I have already written about the travails of finding the “perfect title” for my new book, Forever Gentleman—a process that took several years. Thankfully, obtaining the “perfect cover” for my book didn’t take near as long, but still, the process was far from simple.
To begin, I had in mind what I wanted to see on the cover, but putting it into words was not particularly easy. Unlike Nathan Sinclair, the protagonist in my book, I am no great artist. I liked drawing very much as a child and remember getting a nice compliment from my teacher in 6th grade about a crayon drawing of a ship burning at sea. But, that was the highlight of my art career, as sports began consuming my life more and more, and I never pursued another art class in school or anywhere else.
Book Cover Concept: All The Moving Parts
So, sketching the design I wanted was a bit of a challenge. I could see the design perfectly clear in my mind, but getting the publisher to appreciate that design proved difficult. Since there are three main characters in my book (Nathan, Regina and Jocelyn), I felt the cover should reflect a man and two women—one blonde and one brunette. Nathan is also a gifted pianist, so I naturally wanted a piano somewhere on the cover. And, since much of the story takes place in magnificent homes lavishly furnished, I figured it would be a good to include in the background a beautiful interior or exterior of such a property. Plus, I had once come across another book cover where barely visible notes of piano sheet music were beautifully portrayed as a background to the scene depicted (I even spent about twenty hours unsuccessfully trying to find that cover online). So, I communicated all of this conflicting and haphazard information to my publisher. As you might imagine, there was a lot of head scratching with the publisher on how to pull off this feat.
After patiently reviewing my hieroglyphics, the publisher indicated that it would be nearly impossible to recreate in a workable fashion all of the ideas I had, but an attempt was made nonetheless. I might add that the first attempt was a disaster. It was so bad that I was too embarrassed to show it to anyone, especially my wife. My wife, who had become my most ardent supporter for the book, would have reversed field and cast the manuscript in the fire, realizing the cover would discourage even the most sympathetic reader from ever opening the book. In fact, after further efforts, I despaired that the publisher would ever come close to capturing the “perfect cover.”
I then took the daring step of contacting someone outside the publisher’s office—a contract book cover artist—to come up with an alternative cover that I would then pass on to the publisher. I shared my somewhat toned-down ideas with this new artist and got back an initial rendering that was significantly better than the publisher’s, but still far from what I was hoping for.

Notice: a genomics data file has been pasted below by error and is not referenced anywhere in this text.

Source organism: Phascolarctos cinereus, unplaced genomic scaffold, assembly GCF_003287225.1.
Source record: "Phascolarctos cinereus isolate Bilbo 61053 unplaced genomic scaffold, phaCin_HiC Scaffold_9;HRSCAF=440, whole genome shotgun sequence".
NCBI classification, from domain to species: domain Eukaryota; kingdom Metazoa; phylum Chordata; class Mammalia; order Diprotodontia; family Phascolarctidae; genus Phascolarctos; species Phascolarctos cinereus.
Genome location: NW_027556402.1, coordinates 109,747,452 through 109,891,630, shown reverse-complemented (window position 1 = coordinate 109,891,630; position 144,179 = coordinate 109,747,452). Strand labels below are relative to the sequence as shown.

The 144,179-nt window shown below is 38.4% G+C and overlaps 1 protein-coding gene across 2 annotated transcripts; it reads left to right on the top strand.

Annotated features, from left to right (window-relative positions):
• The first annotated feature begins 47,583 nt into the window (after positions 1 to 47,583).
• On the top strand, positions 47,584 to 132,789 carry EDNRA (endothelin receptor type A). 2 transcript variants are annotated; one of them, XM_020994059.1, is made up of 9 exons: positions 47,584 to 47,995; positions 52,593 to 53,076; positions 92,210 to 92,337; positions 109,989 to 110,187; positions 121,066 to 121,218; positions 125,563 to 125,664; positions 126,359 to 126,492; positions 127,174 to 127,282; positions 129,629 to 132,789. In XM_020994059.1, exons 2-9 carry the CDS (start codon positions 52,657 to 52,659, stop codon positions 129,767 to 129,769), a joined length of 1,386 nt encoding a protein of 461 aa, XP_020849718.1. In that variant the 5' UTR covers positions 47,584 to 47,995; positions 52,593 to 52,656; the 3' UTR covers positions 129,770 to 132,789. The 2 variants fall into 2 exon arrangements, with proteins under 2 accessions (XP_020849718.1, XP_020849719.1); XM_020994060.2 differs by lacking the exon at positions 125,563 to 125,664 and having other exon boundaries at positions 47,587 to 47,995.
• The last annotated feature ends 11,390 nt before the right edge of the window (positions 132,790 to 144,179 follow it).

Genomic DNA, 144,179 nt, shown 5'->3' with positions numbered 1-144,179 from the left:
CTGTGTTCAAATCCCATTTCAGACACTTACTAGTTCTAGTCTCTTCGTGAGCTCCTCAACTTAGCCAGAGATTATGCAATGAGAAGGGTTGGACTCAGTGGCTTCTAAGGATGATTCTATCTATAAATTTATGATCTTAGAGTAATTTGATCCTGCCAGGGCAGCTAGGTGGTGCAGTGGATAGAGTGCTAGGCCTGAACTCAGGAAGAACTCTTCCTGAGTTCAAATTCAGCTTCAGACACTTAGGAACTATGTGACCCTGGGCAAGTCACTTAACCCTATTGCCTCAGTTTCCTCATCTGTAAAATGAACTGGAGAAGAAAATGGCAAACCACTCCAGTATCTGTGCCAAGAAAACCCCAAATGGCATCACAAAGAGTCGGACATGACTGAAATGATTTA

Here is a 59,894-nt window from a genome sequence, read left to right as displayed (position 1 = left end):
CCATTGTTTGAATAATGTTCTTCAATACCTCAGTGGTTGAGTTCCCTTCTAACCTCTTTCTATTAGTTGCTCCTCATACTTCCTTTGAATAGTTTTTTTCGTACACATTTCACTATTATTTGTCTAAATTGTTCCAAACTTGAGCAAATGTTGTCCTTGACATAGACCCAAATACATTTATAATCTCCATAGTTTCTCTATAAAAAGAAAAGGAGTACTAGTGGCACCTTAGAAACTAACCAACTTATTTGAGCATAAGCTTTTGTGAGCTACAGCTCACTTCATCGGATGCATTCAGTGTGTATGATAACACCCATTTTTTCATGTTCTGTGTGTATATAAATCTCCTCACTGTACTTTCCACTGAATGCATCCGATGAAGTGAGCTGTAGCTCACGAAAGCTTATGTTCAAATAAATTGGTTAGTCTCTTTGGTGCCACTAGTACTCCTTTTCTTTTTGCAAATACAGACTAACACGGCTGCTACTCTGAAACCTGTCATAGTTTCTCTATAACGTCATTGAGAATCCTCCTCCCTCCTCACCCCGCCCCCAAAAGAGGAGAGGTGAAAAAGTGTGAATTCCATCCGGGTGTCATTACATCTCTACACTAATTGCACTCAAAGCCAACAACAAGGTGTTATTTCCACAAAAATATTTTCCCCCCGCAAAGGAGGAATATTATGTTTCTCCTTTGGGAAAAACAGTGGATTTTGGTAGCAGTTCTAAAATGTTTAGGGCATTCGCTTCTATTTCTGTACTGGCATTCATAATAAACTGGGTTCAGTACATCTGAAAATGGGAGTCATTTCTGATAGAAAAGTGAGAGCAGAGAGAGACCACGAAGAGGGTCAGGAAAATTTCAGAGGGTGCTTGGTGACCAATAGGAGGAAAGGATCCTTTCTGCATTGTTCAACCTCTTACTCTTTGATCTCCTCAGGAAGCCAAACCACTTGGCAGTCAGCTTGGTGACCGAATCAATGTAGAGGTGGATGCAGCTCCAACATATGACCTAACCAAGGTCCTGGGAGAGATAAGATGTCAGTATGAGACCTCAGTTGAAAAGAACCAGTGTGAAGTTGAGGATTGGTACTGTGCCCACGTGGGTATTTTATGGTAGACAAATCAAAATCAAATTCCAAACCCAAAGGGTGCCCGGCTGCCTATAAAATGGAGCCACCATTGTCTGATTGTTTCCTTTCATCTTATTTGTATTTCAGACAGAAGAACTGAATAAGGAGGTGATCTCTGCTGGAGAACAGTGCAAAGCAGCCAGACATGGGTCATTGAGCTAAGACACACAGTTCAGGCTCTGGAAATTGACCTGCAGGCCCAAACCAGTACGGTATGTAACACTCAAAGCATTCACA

In this creative stupor, I went back to the drawing board. I had written the brief synopsis of the book which is now featured on the back cover and as I was reflecting on the synopsis, an idea came to me. I needed the cover to reflect a major theme of the work: that Nathan Sinclair was caught between two diametrically opposed worlds—a world of brilliance and beauty and a world of poverty and despair.
Suddenly, it all seemed so simple.
That was the underlying landscape for the story, the contrast of worlds that existed in Victorian England.
Energized, I began sorting through 19th century art, looking for paintings which would depict each extreme. I shared this idea with the publisher and received a much more positive view than before. The publisher sent some paintings for me to consider; they weren’t bad, but they didn’t resonate with me. So, I kept looking on my own and finally found a painting that conveyed the opulence of society in exactly the way I wanted. The painting is called “Scene de Bal,” by Victor Gabriel Gilbert. Gilbert was a French artist who was born in 1847 who gained acclaim for realism in his work; my research suggests that the painting was likely completed in the early 1870’s. I loved how the painting displayed the aristocracy dancing in the middle of a beautiful ballroom, conveying a world of beauty and light.
The next task was to find a painting of the opposite world—one of despair and suffering. After reviewing several such compositions submitted by the publisher, I found one that was, once again, exactly what I was looking for. It displayed a woman rendering aid to a homeless boy—fulfilling an underlying theme in the book (this painting is aptly named “Homeless,” painted in 1890 by Thomas Kennington).
I was delighted to have found two paintings (in the public domain) which provided the perfect contrast in worlds in Victorian England. I sent them to the publisher and suggested that both paintings be displayed on the cover—imagining nothing more creative than the top half showing the fine life and the bottom half displaying misery.
The Book Cover Comes Together
The very next day I received the new proposed cover from the publisher. I was thrilled. The publisher had placed each painting in a sphere—as if to portray the two “worlds”. I was also delighted with the surrounding colors and the use of Edwardian script for the title. All of sudden, I had the “perfect cover” to go along with the “perfect title” (see my earlier blog “What’s in a Title?” which chronicles my travails in coming up with right title). Everything had come together.
Now, you may ask, what happened with the cover that the contract artist prepared for me. Well, I will show it to you now.
May I ask, dear reader, which version you prefer? My thirteen-year old daughter prefers the latter.
I find the first one with the two images better